How does ShopX’s retail distribution operate?
As I said, we connect retailers directly with brands for direct sourcing. All the top brands, which account for 70-80% consumption in India like Patanjali, Unilever, Marico, Xiaomi, Apple, Micromax, Karbon, and Lava, to name a few, are part of our network. We currently deliver parcels across the southern and western parts of the country like Hyderabad, Indore, Mumbai, and Bangalore through an outsourced network.
We ensure an average delivery time of four days, as opposed to the 10-15 days prevailing currently in the industry, at a cost which is half of [that] on Amazon. Recently, we launched something called ShopXpress, which assures two-day delivery. [This is] something we believe is unheard of in B2B e-commerce logistics and delivery. In fact, the supply chain part of the business is what makes this model scalable.
Why do you think your model will work?
India should never be confused with the US or China. There are 1.2 crore small retailers in India, the highest density anywhere in the world, translating into one for every 100 Indians. This is our unique strength and we should build on it rather than marginalise [e-commerce] under the garb of legacy retail. Legacy retail can be converted into new retail with the help of technology. It is fair to say that 2017 [was when] omnichannel-digital-offline [emerged] as an alternative to e-commerce. This year, a lot of people will see it in action and we are happy to be at the forefront of it. We are essentially helping our customers go omnichannel, and few have [been able to mix] physical [retail] with digital.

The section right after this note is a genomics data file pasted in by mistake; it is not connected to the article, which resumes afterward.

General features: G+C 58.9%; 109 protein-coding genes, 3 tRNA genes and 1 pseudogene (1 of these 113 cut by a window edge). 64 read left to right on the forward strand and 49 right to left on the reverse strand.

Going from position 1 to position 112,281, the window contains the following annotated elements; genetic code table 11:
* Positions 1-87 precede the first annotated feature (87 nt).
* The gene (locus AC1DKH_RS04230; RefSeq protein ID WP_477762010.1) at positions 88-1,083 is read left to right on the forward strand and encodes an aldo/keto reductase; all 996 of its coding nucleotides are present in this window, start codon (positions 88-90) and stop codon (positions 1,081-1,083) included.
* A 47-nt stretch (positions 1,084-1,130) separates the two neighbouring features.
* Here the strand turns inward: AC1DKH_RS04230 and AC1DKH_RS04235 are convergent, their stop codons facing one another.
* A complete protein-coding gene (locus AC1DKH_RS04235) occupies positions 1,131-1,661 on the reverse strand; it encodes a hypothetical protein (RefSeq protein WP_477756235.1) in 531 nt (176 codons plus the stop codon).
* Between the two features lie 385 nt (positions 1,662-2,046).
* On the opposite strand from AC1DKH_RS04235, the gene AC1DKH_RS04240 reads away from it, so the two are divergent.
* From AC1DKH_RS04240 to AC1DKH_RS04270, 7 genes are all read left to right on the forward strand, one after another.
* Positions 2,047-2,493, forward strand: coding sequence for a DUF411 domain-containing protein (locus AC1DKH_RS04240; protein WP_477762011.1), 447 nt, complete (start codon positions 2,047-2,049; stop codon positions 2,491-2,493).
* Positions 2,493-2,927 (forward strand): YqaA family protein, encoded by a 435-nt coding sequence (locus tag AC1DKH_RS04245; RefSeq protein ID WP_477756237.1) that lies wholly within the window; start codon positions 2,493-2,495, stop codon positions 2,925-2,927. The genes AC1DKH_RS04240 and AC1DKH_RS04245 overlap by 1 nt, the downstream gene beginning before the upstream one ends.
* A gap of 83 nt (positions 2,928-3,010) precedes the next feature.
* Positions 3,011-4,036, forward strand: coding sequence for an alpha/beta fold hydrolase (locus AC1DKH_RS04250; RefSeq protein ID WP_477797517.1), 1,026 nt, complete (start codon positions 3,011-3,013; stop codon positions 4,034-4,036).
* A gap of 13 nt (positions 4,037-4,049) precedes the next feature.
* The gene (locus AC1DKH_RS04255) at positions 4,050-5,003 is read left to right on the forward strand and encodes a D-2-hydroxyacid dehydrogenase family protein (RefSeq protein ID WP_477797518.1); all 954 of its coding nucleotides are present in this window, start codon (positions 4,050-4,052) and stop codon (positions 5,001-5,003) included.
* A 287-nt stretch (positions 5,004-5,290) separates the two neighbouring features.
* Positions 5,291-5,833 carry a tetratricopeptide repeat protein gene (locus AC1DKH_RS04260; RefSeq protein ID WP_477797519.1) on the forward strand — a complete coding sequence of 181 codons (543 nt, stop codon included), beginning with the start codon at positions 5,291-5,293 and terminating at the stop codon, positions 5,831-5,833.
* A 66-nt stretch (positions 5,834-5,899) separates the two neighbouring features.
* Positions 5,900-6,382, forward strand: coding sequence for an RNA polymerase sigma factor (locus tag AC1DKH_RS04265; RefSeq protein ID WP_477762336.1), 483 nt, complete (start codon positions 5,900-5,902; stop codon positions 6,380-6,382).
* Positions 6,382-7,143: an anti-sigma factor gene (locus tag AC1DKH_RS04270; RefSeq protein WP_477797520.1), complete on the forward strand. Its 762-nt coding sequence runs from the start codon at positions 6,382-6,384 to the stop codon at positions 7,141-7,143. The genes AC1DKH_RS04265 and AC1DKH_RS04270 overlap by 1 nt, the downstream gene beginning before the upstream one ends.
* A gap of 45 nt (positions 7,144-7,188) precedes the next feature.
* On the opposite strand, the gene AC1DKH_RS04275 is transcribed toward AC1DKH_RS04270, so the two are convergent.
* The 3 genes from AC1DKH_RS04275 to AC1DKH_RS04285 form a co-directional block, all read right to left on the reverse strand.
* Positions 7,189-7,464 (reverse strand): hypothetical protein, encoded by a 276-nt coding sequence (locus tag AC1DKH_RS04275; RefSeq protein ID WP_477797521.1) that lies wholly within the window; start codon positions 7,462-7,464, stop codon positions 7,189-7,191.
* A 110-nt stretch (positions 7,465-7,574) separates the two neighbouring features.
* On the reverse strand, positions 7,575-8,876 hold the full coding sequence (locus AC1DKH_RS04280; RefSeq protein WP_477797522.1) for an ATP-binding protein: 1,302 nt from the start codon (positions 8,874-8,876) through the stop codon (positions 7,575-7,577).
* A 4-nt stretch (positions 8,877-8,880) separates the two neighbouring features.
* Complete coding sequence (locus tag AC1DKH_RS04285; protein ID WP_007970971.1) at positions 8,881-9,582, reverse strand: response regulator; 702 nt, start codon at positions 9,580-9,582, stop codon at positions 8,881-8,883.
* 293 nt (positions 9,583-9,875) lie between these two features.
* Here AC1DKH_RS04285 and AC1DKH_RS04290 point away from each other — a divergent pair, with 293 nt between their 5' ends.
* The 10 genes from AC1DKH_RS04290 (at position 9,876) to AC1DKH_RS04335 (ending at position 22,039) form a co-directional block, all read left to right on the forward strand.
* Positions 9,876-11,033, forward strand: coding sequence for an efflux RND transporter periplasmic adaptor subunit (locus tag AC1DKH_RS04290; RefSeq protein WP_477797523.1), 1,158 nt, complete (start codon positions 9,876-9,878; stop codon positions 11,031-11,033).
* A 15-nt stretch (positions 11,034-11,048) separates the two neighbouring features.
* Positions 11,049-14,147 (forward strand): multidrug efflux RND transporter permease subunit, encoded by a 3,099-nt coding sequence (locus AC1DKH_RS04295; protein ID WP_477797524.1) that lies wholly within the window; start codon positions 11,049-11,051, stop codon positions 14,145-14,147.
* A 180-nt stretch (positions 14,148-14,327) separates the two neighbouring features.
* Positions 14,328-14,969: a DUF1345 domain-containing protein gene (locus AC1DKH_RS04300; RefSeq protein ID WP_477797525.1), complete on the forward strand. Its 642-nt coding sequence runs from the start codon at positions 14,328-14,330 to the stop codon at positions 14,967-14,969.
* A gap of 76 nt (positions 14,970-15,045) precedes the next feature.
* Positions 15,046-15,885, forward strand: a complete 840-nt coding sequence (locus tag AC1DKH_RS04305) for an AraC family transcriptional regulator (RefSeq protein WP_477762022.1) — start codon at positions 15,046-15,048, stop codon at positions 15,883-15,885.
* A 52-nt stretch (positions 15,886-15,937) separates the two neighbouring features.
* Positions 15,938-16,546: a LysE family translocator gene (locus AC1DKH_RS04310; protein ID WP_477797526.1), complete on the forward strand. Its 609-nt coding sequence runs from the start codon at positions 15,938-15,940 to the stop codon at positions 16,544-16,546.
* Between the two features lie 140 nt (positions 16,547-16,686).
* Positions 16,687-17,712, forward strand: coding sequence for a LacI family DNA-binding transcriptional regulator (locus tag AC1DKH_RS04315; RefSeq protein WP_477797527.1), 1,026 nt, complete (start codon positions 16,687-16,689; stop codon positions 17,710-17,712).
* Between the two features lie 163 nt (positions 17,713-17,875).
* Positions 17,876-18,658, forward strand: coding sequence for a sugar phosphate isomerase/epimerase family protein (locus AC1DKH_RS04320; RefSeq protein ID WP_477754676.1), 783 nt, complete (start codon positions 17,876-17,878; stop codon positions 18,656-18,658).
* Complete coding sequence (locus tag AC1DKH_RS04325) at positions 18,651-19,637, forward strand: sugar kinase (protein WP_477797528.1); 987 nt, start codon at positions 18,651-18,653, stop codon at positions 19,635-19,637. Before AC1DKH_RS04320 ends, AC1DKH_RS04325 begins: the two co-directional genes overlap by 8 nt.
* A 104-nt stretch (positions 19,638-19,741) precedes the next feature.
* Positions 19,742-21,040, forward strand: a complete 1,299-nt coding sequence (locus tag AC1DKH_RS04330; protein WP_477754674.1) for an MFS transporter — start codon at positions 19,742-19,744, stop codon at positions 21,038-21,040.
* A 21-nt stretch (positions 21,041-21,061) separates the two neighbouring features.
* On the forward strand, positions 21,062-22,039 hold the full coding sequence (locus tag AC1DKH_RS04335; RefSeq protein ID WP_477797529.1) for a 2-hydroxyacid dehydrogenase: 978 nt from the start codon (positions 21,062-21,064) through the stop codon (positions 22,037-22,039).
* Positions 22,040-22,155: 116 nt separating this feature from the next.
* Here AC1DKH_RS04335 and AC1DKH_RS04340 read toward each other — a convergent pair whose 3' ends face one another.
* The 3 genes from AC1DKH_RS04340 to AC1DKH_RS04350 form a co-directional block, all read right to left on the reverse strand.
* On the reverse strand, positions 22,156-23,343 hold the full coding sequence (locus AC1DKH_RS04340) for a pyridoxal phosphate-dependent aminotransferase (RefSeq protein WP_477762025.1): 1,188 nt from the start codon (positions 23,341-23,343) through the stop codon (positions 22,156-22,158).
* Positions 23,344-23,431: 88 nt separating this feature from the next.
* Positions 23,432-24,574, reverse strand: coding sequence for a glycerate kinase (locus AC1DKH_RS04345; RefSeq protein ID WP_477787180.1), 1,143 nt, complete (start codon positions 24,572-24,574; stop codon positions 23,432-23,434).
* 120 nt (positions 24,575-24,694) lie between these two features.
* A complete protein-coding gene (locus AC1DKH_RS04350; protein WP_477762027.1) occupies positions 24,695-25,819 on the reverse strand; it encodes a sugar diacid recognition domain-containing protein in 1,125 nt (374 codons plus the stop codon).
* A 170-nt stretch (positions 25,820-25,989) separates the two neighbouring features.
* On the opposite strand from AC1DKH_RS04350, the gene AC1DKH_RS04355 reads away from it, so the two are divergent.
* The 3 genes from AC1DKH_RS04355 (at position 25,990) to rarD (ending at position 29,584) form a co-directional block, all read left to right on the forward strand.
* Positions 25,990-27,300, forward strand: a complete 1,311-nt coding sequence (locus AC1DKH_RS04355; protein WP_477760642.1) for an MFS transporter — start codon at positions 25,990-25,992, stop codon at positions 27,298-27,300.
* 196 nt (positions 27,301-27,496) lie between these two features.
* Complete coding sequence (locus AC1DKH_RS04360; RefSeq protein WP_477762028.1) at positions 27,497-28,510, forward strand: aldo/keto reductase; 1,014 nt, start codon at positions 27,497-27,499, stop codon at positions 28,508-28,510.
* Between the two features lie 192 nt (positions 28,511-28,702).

What is your revenue model?
Whenever a retailer signs up on our platform, we take a small, one-time fee of Rs 500. However, this is not our main source of revenue. The consumer brands on our platform give us a transactional margin on sales.
Besides, brands are also willing to give us marketing budgets as we aid in their growth. As our retailer customers watch this app every day, we have managed to do something similar to what Google did with Adwords, which is to open up ad spaces for advertisers. Any consumer brand can push out a notification, which will be seen by all retailers on our platform as they open the app in the morning. We also do local marketing and brand building activity. Brands are willing to pay us for these services. This is a very promising revenue stream for us and there is a lot of inbound interest from brands.
How big is the team at ShopX?
The total team size is 100 and will continue to remain lean. A large part of it comprises of tech and engineering [personnel]. We have a small team in every state we operate, more for aiding taxation and movement of goods. By using tech in the right way, we can avoid having a large team. We eliminate or automate non-essential activities and try to outsource [the rest]. We employ resources only for the remainder. By Indian standards, I would say we are 10 times ahead of other companies, in terms of automating the workforce.